On Thursday, New York Governor Andrew Cuomo announced that New York state's stockpiles of ventilators will run out in less than a week.
"At the current burn rate, we have about six days of ventilators in our stockpile", Cuomo said at a daily press briefing. “If a person comes in and needs a ventilator and you don’t have a ventilator, the person dies. That’s the blunt equation here. And right now we have a burn rate that would suggest we have about six days in the stockpile.”
Last night we released 600 ventilators to NYC, Long Island and Westchester.— Andrew Cuomo (@NYGovCuomo) April 2, 2020
We have 6 days of ventilators left in our stockpile at the current burn rate.
We are taking extraordinary measures to move ventilators to meet the need.
The governor added that the state currently has 2,200 ventilators, stored in stockpiles, with around 350 people needing a ventilator to combat the novel coronavirus coming into hospitals every night.
He also criticized the White House for providing little help, saying that he does not know if the federal government would deliver the state enough ventilators to compensate perceived shortages.
“I don’t think the federal government is in a position to provide ventilators to the extent the nation may need them”, he said. “Assume you are on your own in life”.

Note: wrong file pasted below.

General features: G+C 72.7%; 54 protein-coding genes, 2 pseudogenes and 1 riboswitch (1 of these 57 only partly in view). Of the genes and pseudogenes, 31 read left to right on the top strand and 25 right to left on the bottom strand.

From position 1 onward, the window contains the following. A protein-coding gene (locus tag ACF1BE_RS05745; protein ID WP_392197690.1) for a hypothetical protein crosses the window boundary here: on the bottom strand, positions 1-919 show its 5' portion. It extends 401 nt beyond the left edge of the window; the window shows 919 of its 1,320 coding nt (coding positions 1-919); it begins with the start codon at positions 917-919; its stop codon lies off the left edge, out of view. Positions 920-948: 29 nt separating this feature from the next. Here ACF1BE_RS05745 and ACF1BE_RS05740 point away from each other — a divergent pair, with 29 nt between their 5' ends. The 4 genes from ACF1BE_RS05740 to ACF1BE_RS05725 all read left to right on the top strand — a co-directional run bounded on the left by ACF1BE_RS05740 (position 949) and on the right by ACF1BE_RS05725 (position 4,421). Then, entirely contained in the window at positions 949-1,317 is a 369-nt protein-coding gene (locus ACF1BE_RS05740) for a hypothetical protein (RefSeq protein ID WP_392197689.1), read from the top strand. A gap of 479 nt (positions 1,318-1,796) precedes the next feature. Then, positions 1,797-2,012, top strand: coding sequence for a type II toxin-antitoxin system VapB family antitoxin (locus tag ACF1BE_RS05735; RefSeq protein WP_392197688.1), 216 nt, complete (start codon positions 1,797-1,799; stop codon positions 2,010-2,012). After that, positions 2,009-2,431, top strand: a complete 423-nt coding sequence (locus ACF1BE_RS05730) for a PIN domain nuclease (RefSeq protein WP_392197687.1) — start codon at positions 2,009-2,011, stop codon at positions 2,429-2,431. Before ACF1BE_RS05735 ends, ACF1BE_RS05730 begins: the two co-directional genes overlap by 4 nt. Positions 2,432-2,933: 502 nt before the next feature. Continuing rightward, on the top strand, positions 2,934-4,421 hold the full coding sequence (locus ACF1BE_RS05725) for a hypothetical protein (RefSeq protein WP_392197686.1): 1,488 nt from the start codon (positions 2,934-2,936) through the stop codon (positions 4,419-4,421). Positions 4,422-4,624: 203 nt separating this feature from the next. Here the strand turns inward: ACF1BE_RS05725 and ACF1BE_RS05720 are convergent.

Trump took to Twiter to comment on the situation, saying that the state's government started to cope with the problem later than other states.
...It wouldn’t matter if you got ten times what was needed, it would never be good enough. Unlike other states, New York unfortunately got off to a late start. You should have pushed harder. Stop complaining & find out where all of these supplies are going. Cuomo working hard!— Donald J. Trump (@realDonaldTrump) April 2, 2020
Previously, US President Donald Trump announced that he was considering putting New York, along with the states of New Jersey and Connecticut, under quarantine due to the COVID-19 pandemic.
As of 2 April, the total number of confirmed coronavirus cases in New York State have surpassed 92,300, according to the governor. More than 2,300 people have died from the pandemic.